For the paper you need to process, designate specific spots just for that. Create an “in box” for everything that requires attention, and process it as soon and as often as possible. Make emptying this box part of your weekly home maintenance routine.
Photo by Becky Wetherington
Keep a simple, small file cabinet for those items you absolutely must keep — tax returns, birth certificates, and the like. Keep them in labeled file folders, and tuck the box somewhere away from your daily life but easily accessible when you need it. In other words, not on your night stand, but not in your attic, either.
At the end of the day, keep accessible and readable what’s ultimately important. If you find yourself feeling like you have to keep a piece of paper, but then you can’t ever find it, then perhaps you don’t really need to keep it. Note what’s most important on that sheet. Is it worth storing that info elsewhere — as in, can it be jotted on the calendar, scanned and stored on the computer, or entered in the budget? Do that. And then discard.
Go green at home by not printing more than you need, lessening your demand for paper in the first place, and teaching your kids how to conserve and reasonably purge.
Finish by Friday
Do your best to process your stacks of paper and to create a master “in box” by this Friday. If you have time, you can also declutter your book collection as well. Post your before-and-after photos either on the blog or in the Simple Living Flickr pool, and then come to Simple Mom to link up (I’ll provide another spot on that day’s post).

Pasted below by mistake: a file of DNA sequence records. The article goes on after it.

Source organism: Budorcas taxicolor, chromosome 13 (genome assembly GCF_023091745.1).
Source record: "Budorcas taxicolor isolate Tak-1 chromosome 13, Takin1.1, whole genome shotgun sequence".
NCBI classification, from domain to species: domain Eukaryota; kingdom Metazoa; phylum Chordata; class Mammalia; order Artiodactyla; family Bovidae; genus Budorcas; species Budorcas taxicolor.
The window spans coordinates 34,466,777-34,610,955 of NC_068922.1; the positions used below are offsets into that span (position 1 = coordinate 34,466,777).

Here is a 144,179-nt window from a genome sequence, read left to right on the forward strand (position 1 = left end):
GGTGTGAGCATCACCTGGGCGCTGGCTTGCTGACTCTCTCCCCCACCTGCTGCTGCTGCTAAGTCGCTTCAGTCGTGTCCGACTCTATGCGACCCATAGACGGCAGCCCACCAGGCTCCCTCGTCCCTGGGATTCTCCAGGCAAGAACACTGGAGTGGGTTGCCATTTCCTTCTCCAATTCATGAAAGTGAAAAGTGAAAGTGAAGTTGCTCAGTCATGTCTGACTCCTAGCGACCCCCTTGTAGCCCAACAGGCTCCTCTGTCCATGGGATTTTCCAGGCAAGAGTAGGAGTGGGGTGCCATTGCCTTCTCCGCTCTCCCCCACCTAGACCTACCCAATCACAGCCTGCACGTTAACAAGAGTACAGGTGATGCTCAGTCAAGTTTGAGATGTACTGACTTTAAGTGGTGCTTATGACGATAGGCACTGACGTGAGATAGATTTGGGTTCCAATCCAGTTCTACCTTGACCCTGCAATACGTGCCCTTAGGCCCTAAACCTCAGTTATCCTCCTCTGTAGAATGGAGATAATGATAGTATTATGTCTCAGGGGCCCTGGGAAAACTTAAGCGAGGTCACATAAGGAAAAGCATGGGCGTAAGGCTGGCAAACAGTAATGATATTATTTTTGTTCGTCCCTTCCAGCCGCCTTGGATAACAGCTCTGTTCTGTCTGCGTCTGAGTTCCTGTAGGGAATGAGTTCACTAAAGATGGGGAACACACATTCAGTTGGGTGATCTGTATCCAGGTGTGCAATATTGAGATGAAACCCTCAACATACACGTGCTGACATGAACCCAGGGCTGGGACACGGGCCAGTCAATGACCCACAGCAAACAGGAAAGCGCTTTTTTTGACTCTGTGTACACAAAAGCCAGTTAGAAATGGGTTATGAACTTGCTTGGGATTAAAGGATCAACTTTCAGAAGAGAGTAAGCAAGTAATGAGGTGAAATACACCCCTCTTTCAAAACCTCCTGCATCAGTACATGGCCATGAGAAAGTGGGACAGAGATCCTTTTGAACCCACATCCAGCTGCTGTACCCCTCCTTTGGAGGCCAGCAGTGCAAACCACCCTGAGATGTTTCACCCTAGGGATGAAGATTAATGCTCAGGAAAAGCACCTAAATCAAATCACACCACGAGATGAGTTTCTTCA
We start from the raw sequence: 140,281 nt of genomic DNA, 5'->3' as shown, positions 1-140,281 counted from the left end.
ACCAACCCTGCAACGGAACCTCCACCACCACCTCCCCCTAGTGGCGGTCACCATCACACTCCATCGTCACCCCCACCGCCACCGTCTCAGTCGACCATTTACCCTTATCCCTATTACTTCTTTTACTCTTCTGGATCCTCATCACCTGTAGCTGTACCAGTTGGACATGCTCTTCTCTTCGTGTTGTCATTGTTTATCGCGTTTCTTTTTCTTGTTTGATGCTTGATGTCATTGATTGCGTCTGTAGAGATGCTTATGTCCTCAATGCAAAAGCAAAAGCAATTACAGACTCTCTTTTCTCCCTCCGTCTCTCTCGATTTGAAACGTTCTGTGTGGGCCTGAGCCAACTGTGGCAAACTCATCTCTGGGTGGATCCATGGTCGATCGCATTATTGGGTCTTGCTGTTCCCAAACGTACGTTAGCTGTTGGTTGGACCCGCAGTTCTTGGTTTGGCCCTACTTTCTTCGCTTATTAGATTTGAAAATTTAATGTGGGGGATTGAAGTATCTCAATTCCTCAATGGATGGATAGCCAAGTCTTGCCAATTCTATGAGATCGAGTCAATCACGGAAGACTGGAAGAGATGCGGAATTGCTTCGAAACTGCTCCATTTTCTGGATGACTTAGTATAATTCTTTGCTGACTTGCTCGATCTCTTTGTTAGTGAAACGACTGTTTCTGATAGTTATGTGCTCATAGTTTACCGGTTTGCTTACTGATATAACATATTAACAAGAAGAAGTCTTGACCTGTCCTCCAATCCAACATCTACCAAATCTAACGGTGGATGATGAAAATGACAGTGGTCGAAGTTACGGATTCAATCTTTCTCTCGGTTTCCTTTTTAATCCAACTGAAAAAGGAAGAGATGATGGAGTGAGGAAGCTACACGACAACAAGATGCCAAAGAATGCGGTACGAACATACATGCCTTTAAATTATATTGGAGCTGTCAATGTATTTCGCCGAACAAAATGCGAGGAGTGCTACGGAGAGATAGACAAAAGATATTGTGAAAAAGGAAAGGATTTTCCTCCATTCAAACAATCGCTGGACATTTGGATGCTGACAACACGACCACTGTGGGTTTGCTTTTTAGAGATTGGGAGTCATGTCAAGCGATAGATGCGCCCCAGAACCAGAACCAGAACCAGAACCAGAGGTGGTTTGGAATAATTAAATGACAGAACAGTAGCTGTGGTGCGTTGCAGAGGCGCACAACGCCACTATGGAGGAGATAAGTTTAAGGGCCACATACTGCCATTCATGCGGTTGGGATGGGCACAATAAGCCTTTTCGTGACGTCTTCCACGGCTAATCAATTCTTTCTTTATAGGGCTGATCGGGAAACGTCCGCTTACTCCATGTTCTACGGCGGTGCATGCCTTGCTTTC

Ready… Set… Go!
Alright, are you excited? I am. Set an example for your family, and get a great start toProject: Simplify by eliminating your paper clutter. I can’t wait to see your photos on Friday.
What’s sort of paper clutter is your major arch nemesis?
Written by Tsh Oxenreider
Tsh is the editor of this place, and is the founder of Simple Living Media, a little group with the mission to help people live simply. Her first book,Organized Simplicity, is in stores now. She’s a mama to three little ones, likes her coffee black, and dislikes writing about herself in the third person.
Enjoy and Happy De-Cluttering!